A few months a back, I attended a meeting at the local chapter of a national organization devoted to training. The subject of that month’s meeting was “storytelling.” After chapter business and the box lunches were done, the facilitator introduced the topic and then invited four or five training professionals to tell their “stories.”
A story has a narrative, usually builds to a point and often contains a theme or lesson. These did not. These were extended elevator speeches designed around each person’s career development. There was a chronology but no theme or lesson.
I’ve used stories in writing one-act plays, video scripts, collateral materials for clients and even magazine articles, like the woman who spent years and money learning how to be an artist until one day she had an epiphany and realized what she was really preparing herself to open and manage an art gallery.
Good storytelling has something the reader, or listener, or viewer can take away. What’s one takeaway from Prairie Home Companion? “Well, that’s the news from Lake Wobegon, where all the women are strong, all the men are good-looking, and all the children are above average.”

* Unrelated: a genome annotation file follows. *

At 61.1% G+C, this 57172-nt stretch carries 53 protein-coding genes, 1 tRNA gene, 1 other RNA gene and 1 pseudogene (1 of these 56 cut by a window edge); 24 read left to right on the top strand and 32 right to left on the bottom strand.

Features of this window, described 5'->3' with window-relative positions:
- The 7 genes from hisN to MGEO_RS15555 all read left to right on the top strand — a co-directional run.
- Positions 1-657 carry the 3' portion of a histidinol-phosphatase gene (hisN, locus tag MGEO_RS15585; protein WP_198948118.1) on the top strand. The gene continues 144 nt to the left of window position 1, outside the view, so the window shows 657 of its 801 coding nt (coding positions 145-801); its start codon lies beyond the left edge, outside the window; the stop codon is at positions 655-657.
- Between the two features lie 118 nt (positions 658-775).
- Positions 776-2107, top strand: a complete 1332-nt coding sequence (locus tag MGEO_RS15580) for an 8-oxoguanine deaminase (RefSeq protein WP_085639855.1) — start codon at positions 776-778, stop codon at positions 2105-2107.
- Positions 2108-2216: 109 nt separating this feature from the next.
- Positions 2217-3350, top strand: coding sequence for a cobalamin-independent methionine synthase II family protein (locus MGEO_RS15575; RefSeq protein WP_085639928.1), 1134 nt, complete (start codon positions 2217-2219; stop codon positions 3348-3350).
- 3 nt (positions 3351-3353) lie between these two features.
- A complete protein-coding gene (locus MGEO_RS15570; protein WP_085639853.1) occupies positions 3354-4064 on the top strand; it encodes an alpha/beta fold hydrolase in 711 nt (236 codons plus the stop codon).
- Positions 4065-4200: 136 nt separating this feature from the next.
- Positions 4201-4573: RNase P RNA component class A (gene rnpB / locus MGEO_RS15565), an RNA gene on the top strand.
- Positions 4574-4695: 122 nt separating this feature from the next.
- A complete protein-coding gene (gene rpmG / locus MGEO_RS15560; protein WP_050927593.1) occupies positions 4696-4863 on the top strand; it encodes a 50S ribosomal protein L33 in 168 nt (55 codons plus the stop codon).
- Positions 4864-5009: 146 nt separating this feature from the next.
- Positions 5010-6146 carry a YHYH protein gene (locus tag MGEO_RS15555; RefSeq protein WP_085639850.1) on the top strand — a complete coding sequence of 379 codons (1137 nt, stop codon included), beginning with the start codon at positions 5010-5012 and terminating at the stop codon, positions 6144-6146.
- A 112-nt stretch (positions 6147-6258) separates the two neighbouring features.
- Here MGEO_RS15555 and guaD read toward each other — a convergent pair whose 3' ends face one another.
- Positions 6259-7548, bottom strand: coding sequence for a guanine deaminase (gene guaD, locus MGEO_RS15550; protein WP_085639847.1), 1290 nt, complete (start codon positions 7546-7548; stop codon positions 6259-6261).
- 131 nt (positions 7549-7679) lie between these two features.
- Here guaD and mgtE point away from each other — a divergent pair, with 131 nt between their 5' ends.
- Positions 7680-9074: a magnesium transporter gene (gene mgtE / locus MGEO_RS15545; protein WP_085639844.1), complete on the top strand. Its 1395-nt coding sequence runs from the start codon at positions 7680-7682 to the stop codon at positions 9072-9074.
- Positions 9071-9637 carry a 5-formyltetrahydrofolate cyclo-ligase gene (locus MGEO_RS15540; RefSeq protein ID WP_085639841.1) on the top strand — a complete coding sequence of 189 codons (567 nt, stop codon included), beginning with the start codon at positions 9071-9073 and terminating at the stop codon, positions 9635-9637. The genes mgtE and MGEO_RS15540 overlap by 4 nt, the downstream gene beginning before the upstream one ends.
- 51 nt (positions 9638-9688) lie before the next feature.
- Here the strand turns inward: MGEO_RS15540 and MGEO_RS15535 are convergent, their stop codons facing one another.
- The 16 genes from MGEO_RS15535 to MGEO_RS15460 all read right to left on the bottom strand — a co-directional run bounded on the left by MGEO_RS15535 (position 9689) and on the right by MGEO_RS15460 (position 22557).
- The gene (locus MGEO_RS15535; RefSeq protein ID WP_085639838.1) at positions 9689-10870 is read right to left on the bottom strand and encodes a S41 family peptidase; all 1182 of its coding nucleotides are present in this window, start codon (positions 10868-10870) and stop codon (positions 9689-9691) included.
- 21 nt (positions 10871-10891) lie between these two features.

So I’m at the local library which I visit often to browse the new release racks. One small book catches my eye. It’s Make Your Own Picture Stories for Kids with ASD by Brian Attwood. His son has ASD and he can be difficult to deal with if he is uncertain of what is happening or going to happen. Here are the author’s comments. .
Keen to help my wife who was bearing the brunt of it, I took a pen and a sheet of A4 paper and began doing my story. Simple little figures, the shortest sentences, with as many of those words as possible in speech bubbles or images. A straightforward narrative that explained what was happening, what the end results would be, and depicting a happy, safe outcome.
It took time to get his attention but we started to read it slowly to him, his son joined in and began smiling. He calmed down. He understood.
We didn’t realize straight away what we had stumbled on. It took several more such tantrums before we started to make our picture stories a first, rather than a last, resort.
My take away from the training session was that most anyone can recite a resume. My stories, I like to think, entertained and also suggested that much is possible if you put your mind to it. But the takeaway with Attwood’s piece was that story telling could help their son deal with a world which he did not always comprehend. To me, that is storytelling with a real purpose.